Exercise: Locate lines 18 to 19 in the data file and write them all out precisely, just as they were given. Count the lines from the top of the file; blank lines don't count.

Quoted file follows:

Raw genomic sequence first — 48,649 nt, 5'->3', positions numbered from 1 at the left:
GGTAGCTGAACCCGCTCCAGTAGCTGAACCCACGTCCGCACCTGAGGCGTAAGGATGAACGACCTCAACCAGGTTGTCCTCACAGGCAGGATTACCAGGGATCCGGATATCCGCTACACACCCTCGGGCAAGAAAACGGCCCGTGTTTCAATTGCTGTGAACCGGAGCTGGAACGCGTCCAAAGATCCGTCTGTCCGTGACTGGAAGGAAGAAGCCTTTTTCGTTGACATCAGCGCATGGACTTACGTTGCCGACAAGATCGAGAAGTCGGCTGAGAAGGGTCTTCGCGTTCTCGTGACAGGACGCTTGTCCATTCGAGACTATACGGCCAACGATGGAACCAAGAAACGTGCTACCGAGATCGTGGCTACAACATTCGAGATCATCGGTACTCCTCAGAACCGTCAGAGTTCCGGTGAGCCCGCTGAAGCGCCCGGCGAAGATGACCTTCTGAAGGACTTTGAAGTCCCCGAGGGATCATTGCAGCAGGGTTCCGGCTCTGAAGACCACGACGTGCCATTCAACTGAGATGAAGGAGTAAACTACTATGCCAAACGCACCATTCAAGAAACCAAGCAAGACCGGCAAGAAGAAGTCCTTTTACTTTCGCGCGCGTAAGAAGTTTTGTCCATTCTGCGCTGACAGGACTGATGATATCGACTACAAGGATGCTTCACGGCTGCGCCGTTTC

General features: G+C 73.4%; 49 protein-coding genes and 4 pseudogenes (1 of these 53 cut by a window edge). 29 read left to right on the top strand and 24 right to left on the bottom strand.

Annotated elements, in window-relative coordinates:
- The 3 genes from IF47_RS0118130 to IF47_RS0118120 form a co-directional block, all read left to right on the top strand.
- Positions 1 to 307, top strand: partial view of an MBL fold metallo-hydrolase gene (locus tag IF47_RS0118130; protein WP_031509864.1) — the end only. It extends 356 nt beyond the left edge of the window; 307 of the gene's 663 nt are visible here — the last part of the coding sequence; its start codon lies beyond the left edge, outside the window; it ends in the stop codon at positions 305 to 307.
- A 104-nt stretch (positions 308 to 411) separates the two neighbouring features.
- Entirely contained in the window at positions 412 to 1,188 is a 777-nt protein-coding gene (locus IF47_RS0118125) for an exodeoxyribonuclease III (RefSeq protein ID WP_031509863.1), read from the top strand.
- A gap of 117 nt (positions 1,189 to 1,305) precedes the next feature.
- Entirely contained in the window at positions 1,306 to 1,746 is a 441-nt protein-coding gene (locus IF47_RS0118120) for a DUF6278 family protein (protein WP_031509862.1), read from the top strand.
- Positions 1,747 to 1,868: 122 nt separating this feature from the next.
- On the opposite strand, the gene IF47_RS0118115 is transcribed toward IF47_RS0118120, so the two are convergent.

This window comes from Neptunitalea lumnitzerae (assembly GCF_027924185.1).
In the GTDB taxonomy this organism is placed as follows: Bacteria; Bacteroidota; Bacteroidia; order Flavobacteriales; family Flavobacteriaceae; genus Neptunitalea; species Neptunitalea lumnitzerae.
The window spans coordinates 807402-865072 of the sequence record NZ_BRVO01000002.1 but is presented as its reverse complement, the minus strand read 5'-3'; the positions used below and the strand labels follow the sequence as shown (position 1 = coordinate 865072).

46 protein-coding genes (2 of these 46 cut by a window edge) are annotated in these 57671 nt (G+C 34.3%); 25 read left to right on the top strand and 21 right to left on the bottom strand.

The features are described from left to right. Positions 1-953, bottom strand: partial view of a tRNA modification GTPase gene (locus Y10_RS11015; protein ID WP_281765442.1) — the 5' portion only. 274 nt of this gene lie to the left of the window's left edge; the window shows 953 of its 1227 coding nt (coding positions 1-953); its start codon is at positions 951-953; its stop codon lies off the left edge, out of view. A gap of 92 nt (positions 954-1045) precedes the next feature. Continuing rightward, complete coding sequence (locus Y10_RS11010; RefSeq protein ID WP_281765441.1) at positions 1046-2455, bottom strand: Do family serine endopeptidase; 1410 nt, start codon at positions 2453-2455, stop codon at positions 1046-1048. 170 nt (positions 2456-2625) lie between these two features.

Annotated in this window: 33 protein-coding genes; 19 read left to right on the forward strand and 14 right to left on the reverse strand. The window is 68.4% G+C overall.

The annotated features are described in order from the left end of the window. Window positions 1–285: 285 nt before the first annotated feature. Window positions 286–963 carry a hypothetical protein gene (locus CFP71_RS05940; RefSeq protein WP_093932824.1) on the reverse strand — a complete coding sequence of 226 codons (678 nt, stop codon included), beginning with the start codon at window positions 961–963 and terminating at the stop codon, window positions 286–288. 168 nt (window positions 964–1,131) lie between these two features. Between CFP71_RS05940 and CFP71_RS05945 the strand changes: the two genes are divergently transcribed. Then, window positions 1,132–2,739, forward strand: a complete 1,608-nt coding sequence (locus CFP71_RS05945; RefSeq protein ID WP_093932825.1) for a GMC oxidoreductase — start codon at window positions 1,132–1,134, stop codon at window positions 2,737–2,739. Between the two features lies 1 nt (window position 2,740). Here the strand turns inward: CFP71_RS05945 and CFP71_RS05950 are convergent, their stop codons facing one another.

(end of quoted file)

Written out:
Annotated in this window: 33 protein-coding genes; 19 read left to right on the forward strand and 14 right to left on the reverse strand. The window is 68.4% G+C overall.

The annotated features are described in order from the left end of the window. Window positions 1–285: 285 nt before the first annotated feature. Window positions 286–963 carry a hypothetical protein gene (locus CFP71_RS05940; RefSeq protein WP_093932824.1) on the reverse strand — a complete coding sequence of 226 codons (678 nt, stop codon included), beginning with the start codon at window positions 961–963 and terminating at the stop codon, window positions 286–288. 168 nt (window positions 964–1,131) lie between these two features. Between CFP71_RS05940 and CFP71_RS05945 the strand changes: the two genes are divergently transcribed. Then, window positions 1,132–2,739, forward strand: a complete 1,608-nt coding sequence (locus CFP71_RS05945; RefSeq protein ID WP_093932825.1) for a GMC oxidoreductase — start codon at window positions 1,132–1,134, stop codon at window positions 2,737–2,739. Between the two features lies 1 nt (window position 2,740). Here the strand turns inward: CFP71_RS05945 and CFP71_RS05950 are convergent, their stop codons facing one another.